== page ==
A radiating crown
The corona radiata (Latin, ‘radiating crown’) is the layer of cells that surrounds the oocyte (egg) as it develops in a follicle within the ovary. The cells remain attached to the oocyte after ovulation forming a barrier that must be overcome by spermatozoa before fertilization can take place and life can grow.
I have always been fascinated by the visual similarities between the incompletely divided oocyte, where fate controls the balance between life and death, and the anatomical center of our solar system - the sun.
Spherical similarities and a huge size differential aside, the oocyte, like the sun, is a source of life. Without the sun’s heat and light the earth itself would be a lifeless ball of ice-coated rock. It stirs our seas, mixes our atmosphere, generates our weather patterns and gives energy to the plants that provide us with food and oxygen.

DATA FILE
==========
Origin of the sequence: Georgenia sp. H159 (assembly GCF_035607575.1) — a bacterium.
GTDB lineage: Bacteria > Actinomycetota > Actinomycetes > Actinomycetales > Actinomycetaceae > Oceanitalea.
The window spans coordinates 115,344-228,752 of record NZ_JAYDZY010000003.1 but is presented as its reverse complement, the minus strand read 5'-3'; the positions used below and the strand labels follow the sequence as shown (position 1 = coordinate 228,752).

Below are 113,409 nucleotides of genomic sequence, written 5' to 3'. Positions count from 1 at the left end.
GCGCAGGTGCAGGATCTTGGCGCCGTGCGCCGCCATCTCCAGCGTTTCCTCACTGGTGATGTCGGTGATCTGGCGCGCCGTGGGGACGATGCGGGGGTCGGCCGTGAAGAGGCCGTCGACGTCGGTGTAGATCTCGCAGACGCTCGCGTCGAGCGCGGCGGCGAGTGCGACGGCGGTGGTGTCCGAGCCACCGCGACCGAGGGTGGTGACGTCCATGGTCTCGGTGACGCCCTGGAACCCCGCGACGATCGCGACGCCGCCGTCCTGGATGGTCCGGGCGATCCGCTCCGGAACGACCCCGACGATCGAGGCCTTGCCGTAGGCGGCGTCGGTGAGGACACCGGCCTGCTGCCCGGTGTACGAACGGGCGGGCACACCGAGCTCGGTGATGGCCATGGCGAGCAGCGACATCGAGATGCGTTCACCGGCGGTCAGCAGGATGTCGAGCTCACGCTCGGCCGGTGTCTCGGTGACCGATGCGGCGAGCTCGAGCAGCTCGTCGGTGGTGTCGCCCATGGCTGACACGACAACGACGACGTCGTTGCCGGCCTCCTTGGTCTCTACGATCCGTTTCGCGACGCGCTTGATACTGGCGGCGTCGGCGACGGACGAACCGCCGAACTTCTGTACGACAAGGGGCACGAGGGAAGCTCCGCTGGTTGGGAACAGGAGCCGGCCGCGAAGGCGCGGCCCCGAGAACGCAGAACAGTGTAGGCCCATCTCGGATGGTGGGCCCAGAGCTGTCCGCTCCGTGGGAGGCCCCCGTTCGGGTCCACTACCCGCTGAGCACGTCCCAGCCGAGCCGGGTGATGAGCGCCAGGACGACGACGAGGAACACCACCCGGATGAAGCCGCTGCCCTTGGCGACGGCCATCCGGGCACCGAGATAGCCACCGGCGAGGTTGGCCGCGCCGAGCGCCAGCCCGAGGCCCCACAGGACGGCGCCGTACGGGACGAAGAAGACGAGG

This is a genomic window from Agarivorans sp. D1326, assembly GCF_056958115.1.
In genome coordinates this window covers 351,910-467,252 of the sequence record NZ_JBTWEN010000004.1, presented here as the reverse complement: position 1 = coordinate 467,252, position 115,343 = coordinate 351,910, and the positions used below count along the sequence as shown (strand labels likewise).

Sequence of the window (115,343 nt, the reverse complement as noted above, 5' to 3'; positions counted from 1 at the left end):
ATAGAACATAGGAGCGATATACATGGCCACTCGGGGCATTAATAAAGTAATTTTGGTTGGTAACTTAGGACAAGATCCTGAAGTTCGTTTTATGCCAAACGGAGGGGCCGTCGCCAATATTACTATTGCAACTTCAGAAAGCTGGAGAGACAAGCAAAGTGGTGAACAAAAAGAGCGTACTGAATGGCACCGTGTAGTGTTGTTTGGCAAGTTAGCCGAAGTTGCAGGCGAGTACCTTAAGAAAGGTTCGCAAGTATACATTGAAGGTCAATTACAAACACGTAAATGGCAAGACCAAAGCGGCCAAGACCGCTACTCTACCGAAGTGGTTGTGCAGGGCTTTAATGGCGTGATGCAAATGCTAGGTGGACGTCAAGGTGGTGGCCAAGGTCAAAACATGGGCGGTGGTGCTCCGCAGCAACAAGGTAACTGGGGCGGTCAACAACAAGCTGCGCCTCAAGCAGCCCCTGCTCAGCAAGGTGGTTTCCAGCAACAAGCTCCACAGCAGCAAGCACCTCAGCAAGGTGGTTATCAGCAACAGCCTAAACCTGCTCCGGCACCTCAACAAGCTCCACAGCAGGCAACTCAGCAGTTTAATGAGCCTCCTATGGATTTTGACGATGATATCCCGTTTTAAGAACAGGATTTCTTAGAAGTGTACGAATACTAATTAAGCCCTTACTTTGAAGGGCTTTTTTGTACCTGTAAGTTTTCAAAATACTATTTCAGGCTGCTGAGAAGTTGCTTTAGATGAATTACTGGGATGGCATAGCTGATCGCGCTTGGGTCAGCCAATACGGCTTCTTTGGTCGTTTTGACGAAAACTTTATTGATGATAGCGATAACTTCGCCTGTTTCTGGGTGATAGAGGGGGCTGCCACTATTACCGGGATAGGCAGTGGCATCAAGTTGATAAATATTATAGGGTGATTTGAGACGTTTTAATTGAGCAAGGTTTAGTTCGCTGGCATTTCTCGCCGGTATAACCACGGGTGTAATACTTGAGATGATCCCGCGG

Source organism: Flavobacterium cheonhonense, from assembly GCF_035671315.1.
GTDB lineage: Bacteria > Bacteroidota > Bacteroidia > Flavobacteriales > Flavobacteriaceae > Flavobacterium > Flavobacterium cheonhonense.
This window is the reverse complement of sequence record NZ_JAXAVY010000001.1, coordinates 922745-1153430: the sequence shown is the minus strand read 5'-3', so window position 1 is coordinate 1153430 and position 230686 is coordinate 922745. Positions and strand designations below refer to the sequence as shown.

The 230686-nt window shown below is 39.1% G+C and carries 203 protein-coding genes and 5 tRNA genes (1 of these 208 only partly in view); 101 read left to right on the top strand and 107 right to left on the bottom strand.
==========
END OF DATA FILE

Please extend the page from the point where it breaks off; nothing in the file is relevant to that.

But it is not this deep philosophizing that draws my attention when I see the oocyte in histology. It is that fascinating radiating crown of cells, the corona radiata. You see, the sun also shares this feature. A corona of high temperature plasma leaping from the surface just like those oocyte cells.
I wonder if this is Nature’s way of reminding us every morning, when the darkness gives way to light, that we all began as a ball of life with a radiating crown.